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Integrated processing for the separation of biobutanol. Part A: experimental investigation and process modelling

Integrated processing for the separation of biobutanol. Part A: experimental investigation and... Abstract n -Butanol is an important bulk chemical and a promising potential fuel additive. An alternative way to the chemical production of biobutanol from crude oil is the fermentation of biomass. However, the main drawback of this process is the toxicity of n -butanol towards the microorganisms resulting in a limited productivity. Additionally, high purification costs occur due to an energy-intensive distillation step which is used, up to now, as purification technology for the recovery of n -butanol. Therefore, alternative separation processes are discussed in this study. Extraction and pervaporation are two unit operations with high potential to overcome this problem. Because of their tuneable properties, the use of ionic liquids as extraction solvents for n -butanol recovery is a promising option; however, their economic potential is not obvious because of the relatively high costs. On the basis of those two unit operations, different potential processes to separate biobutanol from water are modelled using experimental data. Cost estimations result in purification costs of €0.230 kg -1 to €0.296 kg -1 n -butanol, which accounts for 20%–27% of the n -butanol market price in 2012. http://www.deepdyve.com/assets/images/DeepDyve-Logo-lg.png Green Processing and Synthesis de Gruyter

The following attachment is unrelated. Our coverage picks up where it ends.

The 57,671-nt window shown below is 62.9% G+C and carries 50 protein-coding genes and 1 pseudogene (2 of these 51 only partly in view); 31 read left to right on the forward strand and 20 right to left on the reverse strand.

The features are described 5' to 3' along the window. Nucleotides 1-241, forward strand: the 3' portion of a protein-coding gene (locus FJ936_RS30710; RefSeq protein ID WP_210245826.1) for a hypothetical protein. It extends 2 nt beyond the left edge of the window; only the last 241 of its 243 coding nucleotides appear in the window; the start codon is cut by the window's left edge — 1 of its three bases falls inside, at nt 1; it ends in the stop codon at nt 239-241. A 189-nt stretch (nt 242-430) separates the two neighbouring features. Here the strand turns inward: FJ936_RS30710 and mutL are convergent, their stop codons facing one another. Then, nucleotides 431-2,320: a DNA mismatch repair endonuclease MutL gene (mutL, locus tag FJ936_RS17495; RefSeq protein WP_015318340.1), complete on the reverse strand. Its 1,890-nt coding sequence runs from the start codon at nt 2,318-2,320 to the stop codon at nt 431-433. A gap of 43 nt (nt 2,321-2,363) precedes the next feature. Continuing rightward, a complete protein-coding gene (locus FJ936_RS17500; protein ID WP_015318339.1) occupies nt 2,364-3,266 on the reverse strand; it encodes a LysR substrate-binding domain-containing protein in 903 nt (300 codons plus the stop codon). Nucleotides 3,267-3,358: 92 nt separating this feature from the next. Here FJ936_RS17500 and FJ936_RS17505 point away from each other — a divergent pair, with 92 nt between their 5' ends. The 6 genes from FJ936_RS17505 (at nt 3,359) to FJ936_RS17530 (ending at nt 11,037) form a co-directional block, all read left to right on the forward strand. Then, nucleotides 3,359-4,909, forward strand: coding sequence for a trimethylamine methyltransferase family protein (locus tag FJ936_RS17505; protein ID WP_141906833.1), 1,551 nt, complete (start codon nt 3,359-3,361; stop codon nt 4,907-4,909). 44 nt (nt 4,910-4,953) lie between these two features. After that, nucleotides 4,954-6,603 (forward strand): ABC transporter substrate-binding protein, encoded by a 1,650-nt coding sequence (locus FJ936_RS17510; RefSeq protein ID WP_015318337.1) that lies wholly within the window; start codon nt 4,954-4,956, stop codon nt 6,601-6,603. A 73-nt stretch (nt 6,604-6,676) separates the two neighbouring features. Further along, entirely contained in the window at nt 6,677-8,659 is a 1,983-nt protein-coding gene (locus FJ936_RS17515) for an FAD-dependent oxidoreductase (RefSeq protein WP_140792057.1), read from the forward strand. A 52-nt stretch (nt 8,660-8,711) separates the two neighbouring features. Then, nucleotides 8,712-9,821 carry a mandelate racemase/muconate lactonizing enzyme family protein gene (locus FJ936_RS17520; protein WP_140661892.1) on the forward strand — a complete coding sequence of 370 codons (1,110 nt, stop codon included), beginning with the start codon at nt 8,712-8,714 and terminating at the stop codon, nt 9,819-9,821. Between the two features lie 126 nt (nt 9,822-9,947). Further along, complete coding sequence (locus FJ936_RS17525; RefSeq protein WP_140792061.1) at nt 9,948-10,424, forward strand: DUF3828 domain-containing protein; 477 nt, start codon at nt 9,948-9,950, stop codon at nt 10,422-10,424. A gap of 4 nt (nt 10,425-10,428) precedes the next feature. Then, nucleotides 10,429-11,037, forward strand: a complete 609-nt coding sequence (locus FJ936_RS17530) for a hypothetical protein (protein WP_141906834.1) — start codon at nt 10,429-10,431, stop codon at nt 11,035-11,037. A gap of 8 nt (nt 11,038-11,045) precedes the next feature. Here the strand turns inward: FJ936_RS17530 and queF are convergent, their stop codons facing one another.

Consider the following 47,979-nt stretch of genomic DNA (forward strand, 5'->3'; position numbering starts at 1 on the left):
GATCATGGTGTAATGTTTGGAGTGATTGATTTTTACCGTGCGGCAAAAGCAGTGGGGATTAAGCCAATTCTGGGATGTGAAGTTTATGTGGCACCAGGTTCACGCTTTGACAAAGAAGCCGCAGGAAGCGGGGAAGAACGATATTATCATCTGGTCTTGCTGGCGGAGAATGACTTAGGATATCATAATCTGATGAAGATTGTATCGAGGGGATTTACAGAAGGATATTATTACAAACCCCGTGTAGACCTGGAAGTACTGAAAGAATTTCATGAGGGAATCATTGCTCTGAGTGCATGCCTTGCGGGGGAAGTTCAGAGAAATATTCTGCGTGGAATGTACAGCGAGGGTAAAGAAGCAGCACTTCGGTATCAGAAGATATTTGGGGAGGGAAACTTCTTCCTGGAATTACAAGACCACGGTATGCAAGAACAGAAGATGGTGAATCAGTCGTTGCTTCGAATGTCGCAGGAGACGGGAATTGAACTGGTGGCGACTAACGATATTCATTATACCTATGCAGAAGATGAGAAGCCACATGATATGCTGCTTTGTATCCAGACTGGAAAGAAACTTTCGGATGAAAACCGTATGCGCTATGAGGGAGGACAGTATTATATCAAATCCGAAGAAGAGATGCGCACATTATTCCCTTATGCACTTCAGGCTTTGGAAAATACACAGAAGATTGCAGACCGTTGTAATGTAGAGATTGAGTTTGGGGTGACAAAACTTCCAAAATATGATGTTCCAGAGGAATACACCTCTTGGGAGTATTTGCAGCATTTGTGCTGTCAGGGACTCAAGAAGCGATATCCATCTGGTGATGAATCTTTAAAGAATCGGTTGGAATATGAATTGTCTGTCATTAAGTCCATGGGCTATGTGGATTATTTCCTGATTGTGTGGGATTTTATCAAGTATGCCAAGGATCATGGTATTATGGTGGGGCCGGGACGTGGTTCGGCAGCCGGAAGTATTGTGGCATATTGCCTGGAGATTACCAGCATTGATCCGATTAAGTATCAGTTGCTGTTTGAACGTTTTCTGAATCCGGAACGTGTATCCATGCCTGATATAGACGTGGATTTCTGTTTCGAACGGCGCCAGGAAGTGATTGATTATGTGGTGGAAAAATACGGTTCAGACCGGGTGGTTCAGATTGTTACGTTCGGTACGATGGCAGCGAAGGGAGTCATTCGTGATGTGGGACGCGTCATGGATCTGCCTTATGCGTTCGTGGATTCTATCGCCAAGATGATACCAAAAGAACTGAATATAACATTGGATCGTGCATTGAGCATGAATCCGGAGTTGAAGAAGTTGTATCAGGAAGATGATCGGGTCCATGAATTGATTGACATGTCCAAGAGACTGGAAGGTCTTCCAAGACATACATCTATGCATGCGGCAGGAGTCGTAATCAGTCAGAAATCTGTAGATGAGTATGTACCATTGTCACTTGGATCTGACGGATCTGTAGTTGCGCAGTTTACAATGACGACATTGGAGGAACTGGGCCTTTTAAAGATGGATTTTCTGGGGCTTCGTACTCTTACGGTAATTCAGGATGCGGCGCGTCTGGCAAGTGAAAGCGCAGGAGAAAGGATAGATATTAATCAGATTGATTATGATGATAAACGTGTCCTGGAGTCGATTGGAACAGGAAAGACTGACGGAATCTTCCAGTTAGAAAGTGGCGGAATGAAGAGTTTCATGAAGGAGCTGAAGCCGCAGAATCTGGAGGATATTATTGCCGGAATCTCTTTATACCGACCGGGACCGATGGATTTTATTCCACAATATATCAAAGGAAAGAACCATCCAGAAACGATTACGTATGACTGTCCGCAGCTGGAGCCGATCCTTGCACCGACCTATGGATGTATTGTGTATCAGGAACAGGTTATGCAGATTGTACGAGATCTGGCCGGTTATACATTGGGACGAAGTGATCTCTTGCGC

Integrated processing for the separation of biobutanol. Part A: experimental investigation and process modelling

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Publisher
de Gruyter
Copyright
Copyright © 2013 by the
ISSN
2191-9542
eISSN
2191-9550
DOI
10.1515/gps-2013-0009
Publisher site
See Article on Publisher Site

Abstract

Abstract n -Butanol is an important bulk chemical and a promising potential fuel additive. An alternative way to the chemical production of biobutanol from crude oil is the fermentation of biomass. However, the main drawback of this process is the toxicity of n -butanol towards the microorganisms resulting in a limited productivity. Additionally, high purification costs occur due to an energy-intensive distillation step which is used, up to now, as purification technology for the recovery of n -butanol. Therefore, alternative separation processes are discussed in this study. Extraction and pervaporation are two unit operations with high potential to overcome this problem. Because of their tuneable properties, the use of ionic liquids as extraction solvents for n -butanol recovery is a promising option; however, their economic potential is not obvious because of the relatively high costs. On the basis of those two unit operations, different potential processes to separate biobutanol from water are modelled using experimental data. Cost estimations result in purification costs of €0.230 kg -1 to €0.296 kg -1 n -butanol, which accounts for 20%–27% of the n -butanol market price in 2012.

Journal

Green Processing and Synthesisde Gruyter

Published: Apr 1, 2013

References